Where it all began

"Remember, remember always that all of us, and you and I especially, are

descended from immigrants and revolutionists"

Franklin D. Roosevelt

State 3: Virginia - June 15th

We woke up in a Williamsburg, VA Walmart well rested and ready to seize the day! On the agenda today was to tour the Jamestown settlement, Colonial Williamsburg, and the Revolutionary War Battlegrounds of Yorktown. Unfortunately, we had only allotted one day to see all three sites, so our agenda proved to be a tad ambitious. We agreed that 2 out of the 3 sites were more feasible, and we started at Jamestown, VA.

As children in 3rd grade, many were incorrectly taught the first European settlers in America were the Pilgrims on the Mayflower. The G rated version the story being that they landed on Plymouth rock, had Thanksgiving dinner with the Indians and all was well in the world! Sorry to be the one to pop your utopic bubble, but the first European settlers were not the Pilgrims. The first European settlers were the inhabitants of Jamestown, VA in 1607, and no one in 17th century Jamestown was passing turkey legs and cranberry sauce around the dinner table. The reality of early days of Jamestown entailed daily hardships, war, disease, famine, drought, and even cannibalism. However, the inhabitants of Jamestown persevered, and their descendants would eventually venture across our entire country in the centuries to come. What makes the story of Jamestown the most interesting, it that the exact location of the settlement was only discovered in 1994. Prior to 1994 it was long and falsely believed that the original location of Jamestown had been forever lost to shoreline erosion. Since 1994, Jamestown has been an active archeological site, and the excavation continues even to the very day we visited. Everyday new artifacts over 410 years old are being unearthed, and adding to our understanding of Jamestown. While we were touring the archeological site, they dug up a belt buckle and a 400-year-old child’s toy that was made of copper and believed to be a windmill! We did get to see where John Smith and Pocahontas got married in case you were wondering! Enjoy the pictures of Jamestown, VA.

After leaving the birthplace of our country Jamestown, we felt impelled to visit the Yorktown, VA battlefields where our country won our independence. Yorktown was the site where the British General Cornwallis, surrendered to General Washington, which would lead to the end of the Revolutionary War. In the time of the colonials, Britain was a world super power, and America was a loosely knit 13 colonies that was primarily made up of peasant farmers. When the colonists defeated Great Britain, this was the upset of the century. This would be equivalent to me getting in the ring with Mike Tyson in 1989, and knocking him out in the first round. We had the honor of standing on Surrender Field at twilight, which is pictured. This was the exact location the British army laid down their arms, and Americans won their independence. Also pictured are a few of the actual cannons surrendered by the British.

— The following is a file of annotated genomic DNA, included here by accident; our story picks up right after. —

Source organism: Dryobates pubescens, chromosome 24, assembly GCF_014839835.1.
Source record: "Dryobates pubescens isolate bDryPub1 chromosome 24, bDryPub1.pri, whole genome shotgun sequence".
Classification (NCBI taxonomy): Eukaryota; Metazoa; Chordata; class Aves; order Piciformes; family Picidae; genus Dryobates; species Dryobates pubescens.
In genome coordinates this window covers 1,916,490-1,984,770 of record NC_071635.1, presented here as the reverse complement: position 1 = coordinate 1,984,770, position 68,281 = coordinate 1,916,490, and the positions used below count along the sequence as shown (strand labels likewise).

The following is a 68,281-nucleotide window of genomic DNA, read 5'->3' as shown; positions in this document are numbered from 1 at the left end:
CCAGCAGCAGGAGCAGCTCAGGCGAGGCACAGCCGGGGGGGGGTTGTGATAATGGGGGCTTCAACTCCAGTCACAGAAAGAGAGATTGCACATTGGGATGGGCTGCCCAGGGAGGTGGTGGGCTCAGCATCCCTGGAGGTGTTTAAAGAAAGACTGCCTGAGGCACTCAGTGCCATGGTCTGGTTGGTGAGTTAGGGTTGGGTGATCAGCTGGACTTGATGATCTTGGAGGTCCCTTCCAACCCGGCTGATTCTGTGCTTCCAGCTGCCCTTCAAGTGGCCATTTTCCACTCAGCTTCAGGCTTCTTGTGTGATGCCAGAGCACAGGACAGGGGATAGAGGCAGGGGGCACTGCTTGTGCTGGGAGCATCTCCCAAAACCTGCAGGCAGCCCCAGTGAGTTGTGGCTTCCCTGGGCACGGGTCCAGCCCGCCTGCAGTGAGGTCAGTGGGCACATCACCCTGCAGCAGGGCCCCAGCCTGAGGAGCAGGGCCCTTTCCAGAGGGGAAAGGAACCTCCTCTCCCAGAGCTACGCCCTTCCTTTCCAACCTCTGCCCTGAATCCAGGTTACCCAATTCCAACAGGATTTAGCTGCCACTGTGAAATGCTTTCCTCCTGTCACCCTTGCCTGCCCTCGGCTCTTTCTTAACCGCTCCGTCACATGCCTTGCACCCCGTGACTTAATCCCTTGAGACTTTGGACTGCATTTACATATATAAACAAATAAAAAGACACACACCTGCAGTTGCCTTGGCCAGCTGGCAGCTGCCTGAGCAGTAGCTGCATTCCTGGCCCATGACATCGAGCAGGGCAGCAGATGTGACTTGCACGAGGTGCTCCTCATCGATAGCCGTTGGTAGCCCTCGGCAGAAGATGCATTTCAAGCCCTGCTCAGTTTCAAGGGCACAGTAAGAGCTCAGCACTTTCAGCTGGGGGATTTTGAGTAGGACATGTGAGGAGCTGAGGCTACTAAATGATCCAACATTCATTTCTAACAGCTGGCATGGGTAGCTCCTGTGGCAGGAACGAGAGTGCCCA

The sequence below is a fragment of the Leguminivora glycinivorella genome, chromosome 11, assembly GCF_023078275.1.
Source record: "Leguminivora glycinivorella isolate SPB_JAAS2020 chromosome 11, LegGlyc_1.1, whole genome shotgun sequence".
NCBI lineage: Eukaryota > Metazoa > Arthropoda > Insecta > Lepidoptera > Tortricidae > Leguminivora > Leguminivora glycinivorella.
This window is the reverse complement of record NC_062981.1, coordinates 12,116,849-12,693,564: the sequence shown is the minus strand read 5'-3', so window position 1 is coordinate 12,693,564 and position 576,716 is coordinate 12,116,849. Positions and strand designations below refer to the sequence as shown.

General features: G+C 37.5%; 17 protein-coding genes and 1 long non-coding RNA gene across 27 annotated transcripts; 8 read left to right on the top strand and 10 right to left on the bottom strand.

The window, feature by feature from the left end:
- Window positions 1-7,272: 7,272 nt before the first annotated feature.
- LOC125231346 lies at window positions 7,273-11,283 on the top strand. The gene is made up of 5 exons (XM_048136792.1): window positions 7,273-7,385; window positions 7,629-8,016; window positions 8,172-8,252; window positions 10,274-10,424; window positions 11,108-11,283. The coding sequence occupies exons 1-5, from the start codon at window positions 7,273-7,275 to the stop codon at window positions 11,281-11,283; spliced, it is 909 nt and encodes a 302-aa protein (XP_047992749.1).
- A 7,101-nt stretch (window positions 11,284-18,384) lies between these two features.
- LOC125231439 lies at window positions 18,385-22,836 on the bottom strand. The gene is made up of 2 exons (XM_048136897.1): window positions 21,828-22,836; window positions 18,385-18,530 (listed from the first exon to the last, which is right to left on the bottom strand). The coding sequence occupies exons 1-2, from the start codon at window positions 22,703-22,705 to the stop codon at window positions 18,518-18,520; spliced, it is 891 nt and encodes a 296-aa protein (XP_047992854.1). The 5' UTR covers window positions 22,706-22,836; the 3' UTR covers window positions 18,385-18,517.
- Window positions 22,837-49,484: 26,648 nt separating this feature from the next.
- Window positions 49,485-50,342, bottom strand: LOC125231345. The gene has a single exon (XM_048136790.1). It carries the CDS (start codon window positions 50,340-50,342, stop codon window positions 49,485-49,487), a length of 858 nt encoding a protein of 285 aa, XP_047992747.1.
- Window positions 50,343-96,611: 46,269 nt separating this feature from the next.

Next to the visitor’s center was a huge monument erected to commemorate the American Victory at Yorktown, which has a very interesting history as well. 2 years after the Battle of Yorktown, the Continental Congress approved the construction of the monument. Since wheels of government turn slowly, it was not until almost 100 years after the battle in 1880 that the monument was constructed complete with who else but lady liberty on the top! Now get ready for another strange twist. In 1944 while America is engrossed the middle of WW2. Lightening struck the monument which decapitated the head and cut off the hands of lady liberty. It took 15 years to make the necessary repairs. Below are the pictures of the historic sites that enables us to enjoy the freedoms we have today!

After leaving Yorktown, we drove to a Walmart in Virginia Beach to spent the night. It was a very long, hot and exhausting day in our journey, and the last thing we needed was drama about where we would park for the night. We were turned away for the very first time in our journey, and were told we could not sleep in their parking lot. The reason given was Walmart doesn’t allow it! So Lori asked him about the 3 tractor trailers and 2 other vans parked in the lot, and showed him the reviews on line that said parking was permitted at his location. He was a very young and cocky manager who looked freshly promoted. Maybe he was not aware of the rules, or he was just on a power trip. Either way, we decided to leave, and Lori hit the ladies room on her way out. While she was in the bathroom, another Walmart employee who overheard the conversation recommended a Walmart down the street who she knew permitted parking. She thanked her profusely, and we found our new home for the night at a Walmart 2 miles down the road. Tomorrow we are going to enjoy the Virginia beaches we keep hearing about, and then head to the Naval base in Norfolk, VA.

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